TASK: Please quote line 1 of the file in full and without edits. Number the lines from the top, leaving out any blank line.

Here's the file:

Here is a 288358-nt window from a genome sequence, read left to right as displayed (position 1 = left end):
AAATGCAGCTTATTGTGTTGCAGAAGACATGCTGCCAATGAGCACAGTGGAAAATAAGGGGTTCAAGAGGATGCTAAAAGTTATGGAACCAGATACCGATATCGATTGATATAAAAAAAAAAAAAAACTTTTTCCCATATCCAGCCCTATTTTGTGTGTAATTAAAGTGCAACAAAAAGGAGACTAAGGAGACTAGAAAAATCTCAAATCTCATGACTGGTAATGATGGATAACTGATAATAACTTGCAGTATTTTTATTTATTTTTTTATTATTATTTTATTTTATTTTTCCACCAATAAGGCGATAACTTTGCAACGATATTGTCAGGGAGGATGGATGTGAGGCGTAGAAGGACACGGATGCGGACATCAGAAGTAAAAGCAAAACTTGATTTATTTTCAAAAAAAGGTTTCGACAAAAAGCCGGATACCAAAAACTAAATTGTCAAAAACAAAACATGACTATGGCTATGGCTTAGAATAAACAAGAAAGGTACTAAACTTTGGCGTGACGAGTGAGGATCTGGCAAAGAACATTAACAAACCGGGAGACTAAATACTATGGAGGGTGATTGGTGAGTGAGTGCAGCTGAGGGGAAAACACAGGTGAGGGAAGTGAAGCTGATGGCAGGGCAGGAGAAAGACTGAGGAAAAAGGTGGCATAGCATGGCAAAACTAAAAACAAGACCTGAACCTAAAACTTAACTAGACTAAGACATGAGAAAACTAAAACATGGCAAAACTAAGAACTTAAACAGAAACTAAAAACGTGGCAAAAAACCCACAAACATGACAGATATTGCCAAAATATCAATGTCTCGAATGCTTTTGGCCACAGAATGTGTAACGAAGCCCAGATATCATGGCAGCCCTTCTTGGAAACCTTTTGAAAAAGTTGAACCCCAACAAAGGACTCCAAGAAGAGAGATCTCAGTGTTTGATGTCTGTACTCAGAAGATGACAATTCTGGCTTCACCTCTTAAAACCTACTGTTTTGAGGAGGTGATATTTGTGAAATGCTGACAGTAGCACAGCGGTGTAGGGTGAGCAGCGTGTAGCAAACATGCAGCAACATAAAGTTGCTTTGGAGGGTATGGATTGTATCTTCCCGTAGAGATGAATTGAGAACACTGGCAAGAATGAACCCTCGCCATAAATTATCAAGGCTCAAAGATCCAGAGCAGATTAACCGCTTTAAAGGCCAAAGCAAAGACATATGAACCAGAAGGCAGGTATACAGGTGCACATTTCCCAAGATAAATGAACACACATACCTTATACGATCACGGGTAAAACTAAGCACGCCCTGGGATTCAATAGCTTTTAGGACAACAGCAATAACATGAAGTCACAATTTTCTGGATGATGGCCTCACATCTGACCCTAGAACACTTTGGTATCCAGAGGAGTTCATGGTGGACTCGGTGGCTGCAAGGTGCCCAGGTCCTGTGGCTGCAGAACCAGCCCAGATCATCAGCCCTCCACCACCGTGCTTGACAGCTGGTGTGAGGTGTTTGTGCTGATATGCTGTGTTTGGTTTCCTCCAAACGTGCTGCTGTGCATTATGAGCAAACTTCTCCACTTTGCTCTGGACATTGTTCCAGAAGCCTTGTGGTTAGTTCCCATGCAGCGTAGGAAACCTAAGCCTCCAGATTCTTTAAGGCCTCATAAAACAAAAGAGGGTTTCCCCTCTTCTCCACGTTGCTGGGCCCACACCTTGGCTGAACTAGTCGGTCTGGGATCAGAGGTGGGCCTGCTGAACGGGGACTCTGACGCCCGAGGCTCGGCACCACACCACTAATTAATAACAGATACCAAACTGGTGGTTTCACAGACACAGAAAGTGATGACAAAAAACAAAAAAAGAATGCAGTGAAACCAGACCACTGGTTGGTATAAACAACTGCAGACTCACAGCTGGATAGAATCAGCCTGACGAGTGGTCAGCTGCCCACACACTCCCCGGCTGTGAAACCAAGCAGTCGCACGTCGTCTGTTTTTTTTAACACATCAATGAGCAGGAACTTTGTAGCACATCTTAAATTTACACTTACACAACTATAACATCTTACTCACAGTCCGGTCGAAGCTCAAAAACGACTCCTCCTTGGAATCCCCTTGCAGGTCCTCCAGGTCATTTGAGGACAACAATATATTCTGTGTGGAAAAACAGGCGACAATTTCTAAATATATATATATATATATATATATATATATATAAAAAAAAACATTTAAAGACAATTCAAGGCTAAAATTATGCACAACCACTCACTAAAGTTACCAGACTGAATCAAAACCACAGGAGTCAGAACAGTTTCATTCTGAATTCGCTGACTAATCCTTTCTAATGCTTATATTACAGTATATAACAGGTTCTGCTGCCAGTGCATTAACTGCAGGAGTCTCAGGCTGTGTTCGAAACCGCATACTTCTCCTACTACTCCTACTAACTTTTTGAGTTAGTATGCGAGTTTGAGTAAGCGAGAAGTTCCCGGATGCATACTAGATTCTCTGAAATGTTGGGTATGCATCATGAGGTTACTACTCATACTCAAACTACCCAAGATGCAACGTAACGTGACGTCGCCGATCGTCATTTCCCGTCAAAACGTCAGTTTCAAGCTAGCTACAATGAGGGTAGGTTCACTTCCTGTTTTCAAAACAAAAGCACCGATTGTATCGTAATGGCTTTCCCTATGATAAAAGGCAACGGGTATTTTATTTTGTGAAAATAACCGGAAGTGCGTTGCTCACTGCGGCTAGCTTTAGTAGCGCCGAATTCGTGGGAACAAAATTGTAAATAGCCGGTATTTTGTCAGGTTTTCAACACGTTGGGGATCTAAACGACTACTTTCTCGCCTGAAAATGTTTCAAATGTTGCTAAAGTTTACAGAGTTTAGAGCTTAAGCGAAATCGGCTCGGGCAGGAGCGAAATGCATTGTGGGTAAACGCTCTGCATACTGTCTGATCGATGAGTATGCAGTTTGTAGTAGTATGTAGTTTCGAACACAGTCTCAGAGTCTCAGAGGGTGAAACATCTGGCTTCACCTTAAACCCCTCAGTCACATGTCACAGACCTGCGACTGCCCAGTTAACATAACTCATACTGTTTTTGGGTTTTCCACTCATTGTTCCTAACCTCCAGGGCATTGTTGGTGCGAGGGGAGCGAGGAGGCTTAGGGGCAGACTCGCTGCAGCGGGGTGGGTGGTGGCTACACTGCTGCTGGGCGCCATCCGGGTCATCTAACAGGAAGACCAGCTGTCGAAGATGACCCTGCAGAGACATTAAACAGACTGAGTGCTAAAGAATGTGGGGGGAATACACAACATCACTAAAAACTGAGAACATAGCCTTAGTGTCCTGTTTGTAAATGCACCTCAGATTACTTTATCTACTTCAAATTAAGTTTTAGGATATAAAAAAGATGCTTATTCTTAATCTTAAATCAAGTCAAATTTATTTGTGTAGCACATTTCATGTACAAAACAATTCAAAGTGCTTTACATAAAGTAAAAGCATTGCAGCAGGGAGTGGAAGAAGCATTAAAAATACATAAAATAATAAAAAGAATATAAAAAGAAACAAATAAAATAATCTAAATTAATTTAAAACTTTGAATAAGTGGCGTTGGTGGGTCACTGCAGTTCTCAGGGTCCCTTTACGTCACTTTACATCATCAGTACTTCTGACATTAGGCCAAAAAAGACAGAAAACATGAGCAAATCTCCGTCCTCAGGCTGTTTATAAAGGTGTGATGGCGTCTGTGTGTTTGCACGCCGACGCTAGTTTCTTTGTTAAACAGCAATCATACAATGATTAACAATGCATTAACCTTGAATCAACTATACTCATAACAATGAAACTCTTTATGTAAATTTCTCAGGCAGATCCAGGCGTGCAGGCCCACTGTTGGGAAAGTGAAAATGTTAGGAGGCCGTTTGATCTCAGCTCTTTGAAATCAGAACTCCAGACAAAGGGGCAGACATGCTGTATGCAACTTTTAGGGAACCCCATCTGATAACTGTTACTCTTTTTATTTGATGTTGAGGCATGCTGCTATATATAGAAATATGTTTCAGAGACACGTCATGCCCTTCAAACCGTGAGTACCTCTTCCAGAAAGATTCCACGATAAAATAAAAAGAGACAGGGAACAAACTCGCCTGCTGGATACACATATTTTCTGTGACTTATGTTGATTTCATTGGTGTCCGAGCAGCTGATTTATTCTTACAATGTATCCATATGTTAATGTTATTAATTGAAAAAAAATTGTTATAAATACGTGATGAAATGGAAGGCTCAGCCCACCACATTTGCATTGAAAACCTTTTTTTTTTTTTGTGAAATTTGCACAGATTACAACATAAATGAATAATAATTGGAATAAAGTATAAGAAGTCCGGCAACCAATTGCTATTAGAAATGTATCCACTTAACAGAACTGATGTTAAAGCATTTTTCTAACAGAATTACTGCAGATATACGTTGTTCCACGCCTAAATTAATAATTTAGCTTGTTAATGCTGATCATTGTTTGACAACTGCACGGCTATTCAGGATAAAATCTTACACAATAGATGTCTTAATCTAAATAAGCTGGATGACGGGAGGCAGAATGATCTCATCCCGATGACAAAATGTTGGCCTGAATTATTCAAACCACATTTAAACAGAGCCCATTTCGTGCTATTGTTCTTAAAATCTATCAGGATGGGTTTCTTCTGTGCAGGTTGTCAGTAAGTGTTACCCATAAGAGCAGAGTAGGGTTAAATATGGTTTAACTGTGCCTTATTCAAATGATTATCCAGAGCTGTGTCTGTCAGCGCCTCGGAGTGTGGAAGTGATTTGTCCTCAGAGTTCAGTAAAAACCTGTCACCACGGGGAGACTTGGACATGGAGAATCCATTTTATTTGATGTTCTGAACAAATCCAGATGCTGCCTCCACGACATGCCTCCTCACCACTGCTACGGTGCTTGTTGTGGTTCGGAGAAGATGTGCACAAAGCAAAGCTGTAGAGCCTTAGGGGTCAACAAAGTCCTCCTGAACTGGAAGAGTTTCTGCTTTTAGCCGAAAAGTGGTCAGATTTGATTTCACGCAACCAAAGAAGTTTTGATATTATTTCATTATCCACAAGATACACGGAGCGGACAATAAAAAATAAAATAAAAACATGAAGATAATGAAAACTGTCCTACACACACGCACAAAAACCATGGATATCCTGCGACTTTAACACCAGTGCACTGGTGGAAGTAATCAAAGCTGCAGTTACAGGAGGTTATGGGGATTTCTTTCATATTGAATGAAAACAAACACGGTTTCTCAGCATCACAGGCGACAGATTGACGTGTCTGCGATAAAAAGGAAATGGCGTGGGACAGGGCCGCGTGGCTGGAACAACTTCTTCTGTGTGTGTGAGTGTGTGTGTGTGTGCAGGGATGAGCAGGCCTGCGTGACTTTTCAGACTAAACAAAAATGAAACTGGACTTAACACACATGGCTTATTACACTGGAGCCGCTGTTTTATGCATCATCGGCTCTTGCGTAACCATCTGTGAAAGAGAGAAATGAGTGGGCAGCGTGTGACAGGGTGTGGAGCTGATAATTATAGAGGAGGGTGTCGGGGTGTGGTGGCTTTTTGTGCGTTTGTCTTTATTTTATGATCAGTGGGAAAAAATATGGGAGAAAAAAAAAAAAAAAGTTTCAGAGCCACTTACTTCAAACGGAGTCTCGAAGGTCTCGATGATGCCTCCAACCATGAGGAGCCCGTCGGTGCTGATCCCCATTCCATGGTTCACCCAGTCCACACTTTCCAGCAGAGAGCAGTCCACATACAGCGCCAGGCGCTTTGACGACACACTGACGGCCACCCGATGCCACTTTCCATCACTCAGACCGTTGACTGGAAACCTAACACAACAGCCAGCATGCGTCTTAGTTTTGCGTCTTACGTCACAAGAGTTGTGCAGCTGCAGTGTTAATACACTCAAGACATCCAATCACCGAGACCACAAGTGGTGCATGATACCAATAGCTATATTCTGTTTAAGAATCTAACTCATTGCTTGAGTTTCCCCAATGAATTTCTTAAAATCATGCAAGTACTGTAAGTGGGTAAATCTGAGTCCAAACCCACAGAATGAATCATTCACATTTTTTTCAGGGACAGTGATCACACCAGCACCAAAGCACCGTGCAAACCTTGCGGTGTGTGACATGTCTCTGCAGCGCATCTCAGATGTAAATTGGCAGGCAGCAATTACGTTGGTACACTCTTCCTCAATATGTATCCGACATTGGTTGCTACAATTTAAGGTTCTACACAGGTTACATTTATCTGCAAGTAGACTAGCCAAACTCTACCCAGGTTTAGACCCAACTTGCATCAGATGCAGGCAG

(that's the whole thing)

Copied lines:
Here is a 288358-nt window from a genome sequence, read left to right as displayed (position 1 = left end):